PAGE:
In addition to adding flavor to a recipe, herbs can provide nutrients and serve medicinal purposes. Echinacea has become quite well-known in recent years as an herb that can shorten the length of a common cold. In addition to helping people with colds, there are several other echinacea benefits that I will outline below.
Once you discover how helpful echinacea is, you might even consider growing your own so you can have it on hand whenever the need arises.
- Echinacea is a plant that resembles a daisy and has lavender petals with a brown center.
- It’s native to North America and has a rich history dating back hundreds of years. Great Plains native American tribes used it as a herbal remedy for a variety of ailments.
- The echinacea plant can grow up to 4 feet in height.
- It can flourish in a variety of soil conditions, ranging from moist to dry.
7 echinacea benefits
- Strengthens the immune system. Echinacea has been shown to reduce the chances of catching the common cold as well as shorten the duration of the common cold. It has also demonstrated the ability to weaken and reduce a cold’s symptoms. To get the best results, take echinacea when you first experience the cold symptoms. This is possibly the most well-known of the echinacea benefits.
- Fights infections. Over its long history, echinacea has been used to naturally treat a variety of infections including yeast infections, urinary tract infections, and bloodstream infections.
- Eases pain. Native American tribes have also used echinacea to fight pain (headaches, toothaches, stomach aches, pain from snake bites, etc.)
- Acts as a natural laxative. Drinking echinacea tea can ease mild constipation. Drinking a cup a day while you’re experiencing constipation can help reduce the symptoms.
- Has anti-inflammatory properties. Echinacea appears to activate the chemicals in the human body that reduce inflammation. Inflammation is the cause of many ailments, so keeping it under control with natural methods can be very helpful.
- Can improve skin problems. Native American tribes have used echinacea to treat eczema, psoriasis, and inflammatory skin conditions.
- Can help improve mental health. Some research has found that echinacea can help with anxiety and depression.
How to use echinacea
You can drink echinacea as a tea, decoction or a pill. You can buy echinacea pills over-the-counter in the vitamin / supplement section in a pharmacy or health food store.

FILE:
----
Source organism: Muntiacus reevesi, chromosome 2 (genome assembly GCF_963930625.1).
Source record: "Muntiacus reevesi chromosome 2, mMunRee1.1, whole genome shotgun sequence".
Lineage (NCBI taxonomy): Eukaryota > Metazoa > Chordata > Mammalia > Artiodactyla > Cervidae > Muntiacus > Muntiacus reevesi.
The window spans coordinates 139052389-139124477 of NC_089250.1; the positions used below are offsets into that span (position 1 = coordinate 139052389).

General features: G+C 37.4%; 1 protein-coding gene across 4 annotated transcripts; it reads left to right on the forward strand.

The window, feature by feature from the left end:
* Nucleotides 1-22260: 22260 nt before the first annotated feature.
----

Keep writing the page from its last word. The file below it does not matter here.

To drink as a tea: You can buy echinacea tea bags and drink it that way, but if you have the fresh plant, take 1 or 2 petals and/or leaves and steep in boiling water for 15-20 minutes.
To drink as a decoction: Take 2 teaspoons of the dried root per cup of water and simmer for 20-30 minutes.
How to grow your own echinacea
In one of our earlier posts about growing herbs, we talked about starting an indoor herbal garden. For growing echinacea, however, you may need a little more room because they can grow up to 4 feet in height.
Below are some facts about growing your own echinacea.
- Echinacea blooms in the summertime through to the fall and prefers full sunlight although it can survive in light shade.
- Grows best in zones 3-9
- Echinacea is one of those easy-to-grow herbs.
- It attracts bees, birds, and butterflies
- You can grow it from seeds, plants or cuttings
For more detailed information on how to plant and grow echinacea as well as possible pests and disease, click here to learn more.
Echinacea side effects and cautions
Side effects are rare, but some of the ones that have been reported include: nausea, vomiting, and fever. Those with autoimmune disease and diabetes should use echinacea with caution and should speak with their medical professional prior to taking it. Same with pregnant women. Additionally, echinacea might cause an allergic reaction. Click here to read more about possible side effects.
What has been your experience with echinacea? A couple of years ago, I started taking a little whenever I’d feel a cold coming on and I haven’t had a full blown cold in those 2 years. This is what made me want to share the many echinacea benefits with you. Let us know if you’ve had any experience with echinacea in the comments below.
Please be aware: We are not a medical professionals and this post is not intended to be professional medical advice. The information on this post and website are intended for educational purposes only. If you have any health concerns, please see a medical professional.
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